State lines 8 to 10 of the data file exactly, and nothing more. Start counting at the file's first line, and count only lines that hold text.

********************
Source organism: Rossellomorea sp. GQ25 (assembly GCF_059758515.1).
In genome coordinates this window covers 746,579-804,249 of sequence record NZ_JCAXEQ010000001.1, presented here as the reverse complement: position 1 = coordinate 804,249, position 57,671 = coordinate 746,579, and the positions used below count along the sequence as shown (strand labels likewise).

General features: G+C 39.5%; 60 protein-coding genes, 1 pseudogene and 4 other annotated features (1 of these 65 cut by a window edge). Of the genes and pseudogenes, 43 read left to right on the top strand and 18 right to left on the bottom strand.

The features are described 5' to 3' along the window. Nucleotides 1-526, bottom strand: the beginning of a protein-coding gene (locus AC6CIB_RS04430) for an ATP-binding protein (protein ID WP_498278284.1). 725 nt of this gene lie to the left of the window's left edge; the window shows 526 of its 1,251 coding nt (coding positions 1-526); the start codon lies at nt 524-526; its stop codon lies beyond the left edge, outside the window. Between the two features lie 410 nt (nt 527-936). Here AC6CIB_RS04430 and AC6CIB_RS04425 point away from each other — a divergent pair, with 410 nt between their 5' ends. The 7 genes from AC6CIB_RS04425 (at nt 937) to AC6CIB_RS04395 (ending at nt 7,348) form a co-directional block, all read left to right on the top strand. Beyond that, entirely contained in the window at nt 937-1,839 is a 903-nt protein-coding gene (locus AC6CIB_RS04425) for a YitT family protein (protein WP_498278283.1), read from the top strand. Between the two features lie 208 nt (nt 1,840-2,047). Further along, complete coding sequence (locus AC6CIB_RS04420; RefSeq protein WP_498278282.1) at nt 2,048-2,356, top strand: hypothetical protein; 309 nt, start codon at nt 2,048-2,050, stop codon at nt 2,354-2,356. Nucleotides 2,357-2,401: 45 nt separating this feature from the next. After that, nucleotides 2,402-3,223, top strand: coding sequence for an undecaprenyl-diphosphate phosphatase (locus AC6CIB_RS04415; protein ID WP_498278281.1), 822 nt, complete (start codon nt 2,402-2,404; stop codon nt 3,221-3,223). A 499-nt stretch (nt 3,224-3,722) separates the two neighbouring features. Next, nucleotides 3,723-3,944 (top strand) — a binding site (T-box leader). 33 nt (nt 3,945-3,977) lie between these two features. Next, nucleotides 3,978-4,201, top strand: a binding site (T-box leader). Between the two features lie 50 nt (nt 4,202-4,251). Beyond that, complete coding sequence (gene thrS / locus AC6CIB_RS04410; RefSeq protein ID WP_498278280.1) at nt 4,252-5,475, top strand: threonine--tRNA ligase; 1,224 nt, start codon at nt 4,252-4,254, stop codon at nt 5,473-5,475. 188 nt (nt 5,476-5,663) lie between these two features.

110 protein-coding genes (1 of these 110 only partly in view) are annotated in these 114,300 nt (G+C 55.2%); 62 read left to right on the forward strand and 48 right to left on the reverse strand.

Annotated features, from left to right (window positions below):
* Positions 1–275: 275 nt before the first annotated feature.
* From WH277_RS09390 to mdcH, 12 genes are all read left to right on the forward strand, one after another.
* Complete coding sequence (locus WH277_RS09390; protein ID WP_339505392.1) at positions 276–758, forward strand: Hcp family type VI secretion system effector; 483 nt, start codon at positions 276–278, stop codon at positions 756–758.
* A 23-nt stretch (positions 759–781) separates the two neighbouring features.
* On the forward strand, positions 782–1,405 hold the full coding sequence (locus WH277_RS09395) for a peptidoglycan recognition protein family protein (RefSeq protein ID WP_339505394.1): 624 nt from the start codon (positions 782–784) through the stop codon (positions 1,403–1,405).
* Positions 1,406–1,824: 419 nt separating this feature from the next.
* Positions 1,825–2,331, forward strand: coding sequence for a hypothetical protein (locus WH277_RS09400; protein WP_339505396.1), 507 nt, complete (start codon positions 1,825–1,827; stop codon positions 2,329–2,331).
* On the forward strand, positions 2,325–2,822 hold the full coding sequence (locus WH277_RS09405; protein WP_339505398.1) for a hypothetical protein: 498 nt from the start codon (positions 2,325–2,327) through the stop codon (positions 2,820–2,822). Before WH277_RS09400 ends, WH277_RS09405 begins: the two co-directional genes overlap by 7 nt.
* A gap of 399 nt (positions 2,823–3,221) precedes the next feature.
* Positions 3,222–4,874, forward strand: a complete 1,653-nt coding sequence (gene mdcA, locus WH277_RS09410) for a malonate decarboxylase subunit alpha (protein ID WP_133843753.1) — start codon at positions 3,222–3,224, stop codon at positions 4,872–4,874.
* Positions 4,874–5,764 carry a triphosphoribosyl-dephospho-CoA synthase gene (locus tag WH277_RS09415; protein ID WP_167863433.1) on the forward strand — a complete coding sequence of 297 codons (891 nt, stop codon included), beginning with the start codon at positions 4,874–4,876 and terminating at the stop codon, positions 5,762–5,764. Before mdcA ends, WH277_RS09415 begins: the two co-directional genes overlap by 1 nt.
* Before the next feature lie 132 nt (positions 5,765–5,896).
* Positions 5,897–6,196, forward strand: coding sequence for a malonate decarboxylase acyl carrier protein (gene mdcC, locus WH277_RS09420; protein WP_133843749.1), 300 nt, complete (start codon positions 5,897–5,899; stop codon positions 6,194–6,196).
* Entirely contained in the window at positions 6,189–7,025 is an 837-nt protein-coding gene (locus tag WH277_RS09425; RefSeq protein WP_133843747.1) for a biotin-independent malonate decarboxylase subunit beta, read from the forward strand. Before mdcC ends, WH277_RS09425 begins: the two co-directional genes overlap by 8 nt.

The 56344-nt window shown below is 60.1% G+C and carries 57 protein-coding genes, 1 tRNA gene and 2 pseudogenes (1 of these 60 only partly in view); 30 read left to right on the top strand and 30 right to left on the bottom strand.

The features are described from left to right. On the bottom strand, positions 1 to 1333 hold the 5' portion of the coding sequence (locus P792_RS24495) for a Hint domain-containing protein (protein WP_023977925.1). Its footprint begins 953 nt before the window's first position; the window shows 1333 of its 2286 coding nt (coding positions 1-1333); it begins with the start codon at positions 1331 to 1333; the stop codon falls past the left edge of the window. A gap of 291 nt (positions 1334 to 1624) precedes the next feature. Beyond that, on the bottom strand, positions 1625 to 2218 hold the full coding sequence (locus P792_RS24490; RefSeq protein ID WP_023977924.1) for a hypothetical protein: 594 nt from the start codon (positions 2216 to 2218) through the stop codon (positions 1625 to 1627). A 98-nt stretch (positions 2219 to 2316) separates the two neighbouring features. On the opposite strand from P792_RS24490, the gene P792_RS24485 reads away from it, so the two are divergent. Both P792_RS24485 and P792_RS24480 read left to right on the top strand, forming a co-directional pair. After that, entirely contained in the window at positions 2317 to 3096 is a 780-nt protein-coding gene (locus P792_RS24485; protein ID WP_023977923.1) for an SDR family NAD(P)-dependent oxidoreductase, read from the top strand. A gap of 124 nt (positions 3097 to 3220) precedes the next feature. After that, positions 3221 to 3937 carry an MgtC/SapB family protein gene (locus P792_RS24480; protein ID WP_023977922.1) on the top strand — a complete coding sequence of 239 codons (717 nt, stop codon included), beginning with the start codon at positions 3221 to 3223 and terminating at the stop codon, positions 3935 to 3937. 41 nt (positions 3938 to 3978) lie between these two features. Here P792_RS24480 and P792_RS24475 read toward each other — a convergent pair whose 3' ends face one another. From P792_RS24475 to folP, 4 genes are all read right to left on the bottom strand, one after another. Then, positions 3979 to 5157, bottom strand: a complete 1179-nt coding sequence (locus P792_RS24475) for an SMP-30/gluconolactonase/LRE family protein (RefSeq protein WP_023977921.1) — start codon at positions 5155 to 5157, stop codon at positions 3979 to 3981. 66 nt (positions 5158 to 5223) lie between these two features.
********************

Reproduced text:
* From WH277_RS09390 to mdcH, 12 genes are all read left to right on the forward strand, one after another.
* Complete coding sequence (locus WH277_RS09390; protein ID WP_339505392.1) at positions 276–758, forward strand: Hcp family type VI secretion system effector; 483 nt, start codon at positions 276–278, stop codon at positions 756–758.
* A 23-nt stretch (positions 759–781) separates the two neighbouring features.